Our Land

I spent Saturday afternoon snowshoeing through the woods. There were about two feet of snow on the ground. Snow covered the pine trees, bending some of the slender young ones in arcs. There was a creek that was mostly frozen. Tracks of rabbits, foxes, and deer traced eloquent paths. There were two concave circles in the snow where some deer had slept. When I stopped to listen, it was utterly quiet. I could only hear the wind stirring in the pines, snow drifting almost imperceptibly, my own breath.

This was just 50 miles from Boston, an hour’s drive. Massachusetts is one of the most densely populated states in the U.S. But we are lucky to have undeveloped tracts, places where animals roam and we can walk outside and see the trees, hear the silence. Massachusetts has organizations like the Trustees of the Reservations that care deeply about preserving our natural places, organizations that do almost unbelievable work toward conserving places of beauty.

And yet. Not far from where I walked in the woods, there’s a piece of land closer to the local highway. It used to have a meadow filled with wildflowers, a small clear pond, and an old red house. The house was there from the days when this area was still mostly farmland. The house and pond stood far back from the road, so you had to gaze across all the wildflowers and Queen Anne’s lace to see them. I always liked to imagine the people who lived in this house, and how it must have felt to live in such a beautiful meadow.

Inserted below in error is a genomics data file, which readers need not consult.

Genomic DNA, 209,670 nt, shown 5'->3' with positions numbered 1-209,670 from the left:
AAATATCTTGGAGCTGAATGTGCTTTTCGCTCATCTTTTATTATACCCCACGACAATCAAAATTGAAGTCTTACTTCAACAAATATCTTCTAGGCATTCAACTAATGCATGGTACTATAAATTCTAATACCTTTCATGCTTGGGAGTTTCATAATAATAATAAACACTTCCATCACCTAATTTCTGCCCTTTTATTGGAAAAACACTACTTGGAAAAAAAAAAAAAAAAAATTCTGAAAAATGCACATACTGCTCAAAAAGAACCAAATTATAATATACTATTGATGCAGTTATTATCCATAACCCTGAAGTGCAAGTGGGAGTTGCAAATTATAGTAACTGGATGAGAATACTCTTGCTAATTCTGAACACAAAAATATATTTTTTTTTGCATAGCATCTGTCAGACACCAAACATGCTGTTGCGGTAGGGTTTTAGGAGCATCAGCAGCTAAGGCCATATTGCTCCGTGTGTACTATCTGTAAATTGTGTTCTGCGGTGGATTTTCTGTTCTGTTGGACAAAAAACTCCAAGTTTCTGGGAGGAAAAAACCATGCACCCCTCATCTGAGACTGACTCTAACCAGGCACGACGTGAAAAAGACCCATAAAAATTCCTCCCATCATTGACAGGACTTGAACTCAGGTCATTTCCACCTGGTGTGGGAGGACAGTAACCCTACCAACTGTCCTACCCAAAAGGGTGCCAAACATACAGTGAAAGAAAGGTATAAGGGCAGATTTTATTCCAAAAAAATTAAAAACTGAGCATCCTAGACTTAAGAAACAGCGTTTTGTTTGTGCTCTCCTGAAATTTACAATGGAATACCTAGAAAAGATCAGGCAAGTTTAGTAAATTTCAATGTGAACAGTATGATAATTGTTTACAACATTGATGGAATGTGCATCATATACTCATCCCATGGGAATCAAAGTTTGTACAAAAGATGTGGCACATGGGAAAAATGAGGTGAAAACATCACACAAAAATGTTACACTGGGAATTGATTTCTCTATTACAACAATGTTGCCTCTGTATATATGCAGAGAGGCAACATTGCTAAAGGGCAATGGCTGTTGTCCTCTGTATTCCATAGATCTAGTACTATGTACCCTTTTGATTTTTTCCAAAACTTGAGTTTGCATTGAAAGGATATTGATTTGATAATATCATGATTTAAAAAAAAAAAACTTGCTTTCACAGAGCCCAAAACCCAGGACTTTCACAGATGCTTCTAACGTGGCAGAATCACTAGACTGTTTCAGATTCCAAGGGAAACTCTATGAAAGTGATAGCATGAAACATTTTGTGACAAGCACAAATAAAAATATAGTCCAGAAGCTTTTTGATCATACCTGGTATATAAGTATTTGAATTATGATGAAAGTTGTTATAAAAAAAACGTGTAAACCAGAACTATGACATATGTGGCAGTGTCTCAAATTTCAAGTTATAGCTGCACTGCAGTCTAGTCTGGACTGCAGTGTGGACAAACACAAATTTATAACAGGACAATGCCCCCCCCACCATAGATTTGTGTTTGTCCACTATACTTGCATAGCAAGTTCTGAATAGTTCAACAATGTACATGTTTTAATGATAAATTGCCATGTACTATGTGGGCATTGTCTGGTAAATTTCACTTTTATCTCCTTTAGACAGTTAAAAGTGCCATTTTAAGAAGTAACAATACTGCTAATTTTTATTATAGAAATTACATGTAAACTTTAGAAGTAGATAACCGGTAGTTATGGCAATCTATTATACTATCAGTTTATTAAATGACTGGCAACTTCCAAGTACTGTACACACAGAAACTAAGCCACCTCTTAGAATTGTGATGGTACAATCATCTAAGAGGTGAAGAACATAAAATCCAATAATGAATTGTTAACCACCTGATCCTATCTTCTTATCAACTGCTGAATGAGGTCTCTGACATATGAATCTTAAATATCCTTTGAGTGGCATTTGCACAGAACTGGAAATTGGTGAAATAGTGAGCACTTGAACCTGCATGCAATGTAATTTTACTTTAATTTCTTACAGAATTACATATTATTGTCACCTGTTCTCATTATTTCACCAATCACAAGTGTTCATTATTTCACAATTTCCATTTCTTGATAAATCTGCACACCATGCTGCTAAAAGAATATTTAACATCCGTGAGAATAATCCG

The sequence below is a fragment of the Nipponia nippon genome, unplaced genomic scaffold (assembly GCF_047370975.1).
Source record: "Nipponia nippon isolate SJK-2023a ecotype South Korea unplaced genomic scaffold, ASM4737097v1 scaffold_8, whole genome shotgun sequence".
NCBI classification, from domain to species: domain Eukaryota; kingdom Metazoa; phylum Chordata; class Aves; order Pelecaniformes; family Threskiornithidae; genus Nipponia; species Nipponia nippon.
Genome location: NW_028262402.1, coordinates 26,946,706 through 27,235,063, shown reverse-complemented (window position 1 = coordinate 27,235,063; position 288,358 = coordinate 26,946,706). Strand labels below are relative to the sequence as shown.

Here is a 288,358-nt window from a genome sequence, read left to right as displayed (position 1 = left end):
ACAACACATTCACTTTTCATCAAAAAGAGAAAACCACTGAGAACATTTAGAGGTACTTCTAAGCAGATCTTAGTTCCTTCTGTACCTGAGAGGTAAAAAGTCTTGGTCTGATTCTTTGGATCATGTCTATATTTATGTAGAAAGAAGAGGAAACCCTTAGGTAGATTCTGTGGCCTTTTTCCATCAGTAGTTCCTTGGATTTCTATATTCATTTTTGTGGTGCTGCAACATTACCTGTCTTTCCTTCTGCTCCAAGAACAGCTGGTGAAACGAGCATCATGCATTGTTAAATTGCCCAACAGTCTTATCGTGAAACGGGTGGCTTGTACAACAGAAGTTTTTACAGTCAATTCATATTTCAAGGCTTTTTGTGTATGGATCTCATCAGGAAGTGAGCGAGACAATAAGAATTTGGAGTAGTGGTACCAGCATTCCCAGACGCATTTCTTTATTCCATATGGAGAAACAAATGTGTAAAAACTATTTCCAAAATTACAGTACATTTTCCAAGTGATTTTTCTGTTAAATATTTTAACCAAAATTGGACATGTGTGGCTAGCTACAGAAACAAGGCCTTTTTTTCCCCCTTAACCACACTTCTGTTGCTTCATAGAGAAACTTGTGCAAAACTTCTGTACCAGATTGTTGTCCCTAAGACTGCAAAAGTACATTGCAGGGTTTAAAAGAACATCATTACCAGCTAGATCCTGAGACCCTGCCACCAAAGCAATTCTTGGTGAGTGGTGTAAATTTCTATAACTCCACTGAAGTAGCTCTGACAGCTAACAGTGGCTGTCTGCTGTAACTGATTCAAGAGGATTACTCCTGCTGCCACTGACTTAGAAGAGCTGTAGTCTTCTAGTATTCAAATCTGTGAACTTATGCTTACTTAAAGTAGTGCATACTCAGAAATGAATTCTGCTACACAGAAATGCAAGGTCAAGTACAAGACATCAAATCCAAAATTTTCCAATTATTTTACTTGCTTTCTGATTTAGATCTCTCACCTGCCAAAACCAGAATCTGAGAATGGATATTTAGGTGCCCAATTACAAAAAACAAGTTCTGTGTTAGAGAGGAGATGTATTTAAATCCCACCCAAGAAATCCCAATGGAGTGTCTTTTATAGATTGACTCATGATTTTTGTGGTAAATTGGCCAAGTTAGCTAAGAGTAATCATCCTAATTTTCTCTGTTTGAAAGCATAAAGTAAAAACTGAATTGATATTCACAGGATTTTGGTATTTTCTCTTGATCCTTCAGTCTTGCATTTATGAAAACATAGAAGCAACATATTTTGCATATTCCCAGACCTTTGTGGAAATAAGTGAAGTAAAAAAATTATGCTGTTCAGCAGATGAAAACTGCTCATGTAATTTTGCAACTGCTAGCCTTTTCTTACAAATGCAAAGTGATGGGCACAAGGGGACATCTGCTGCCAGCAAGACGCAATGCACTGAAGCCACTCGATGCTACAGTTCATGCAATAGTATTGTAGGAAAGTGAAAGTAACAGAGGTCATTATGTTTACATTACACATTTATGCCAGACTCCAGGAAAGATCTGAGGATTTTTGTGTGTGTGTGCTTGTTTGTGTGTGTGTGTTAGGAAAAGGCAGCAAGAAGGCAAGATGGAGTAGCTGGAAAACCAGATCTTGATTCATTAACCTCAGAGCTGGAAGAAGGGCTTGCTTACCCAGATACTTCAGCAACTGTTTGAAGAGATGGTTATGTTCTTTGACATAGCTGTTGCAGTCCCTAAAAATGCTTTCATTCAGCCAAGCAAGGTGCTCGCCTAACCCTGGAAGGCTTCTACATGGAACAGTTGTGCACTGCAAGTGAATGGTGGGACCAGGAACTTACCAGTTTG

But the road was getting busier. The house felt somehow doomed, as though its proximity to such an increasingly popular road would be its downfall.

I was right. Now the house is gone; the pond is surrounded by concrete pavement. A mall has sprung up where the meadow used to be, with a TGI Friday’s, a Michael’s, and Best Buy. This mall has expanded across the road and is now spreading slowly down both sides of the street, like a growing tumor. The lights from this mall blaze late into the evening hours, creating a dome of hazy brightness that blots out the stars.

In the woods I felt afraid for my beauty, my silence. What will become of these pine trees, this creek, this unbroken white snow? In twenty years, will there be a Wal-Mart? Perhaps a McDonald’s, or a parking lot? For surely these things are more worthwhile, more profitable, than a simple stand of woods.

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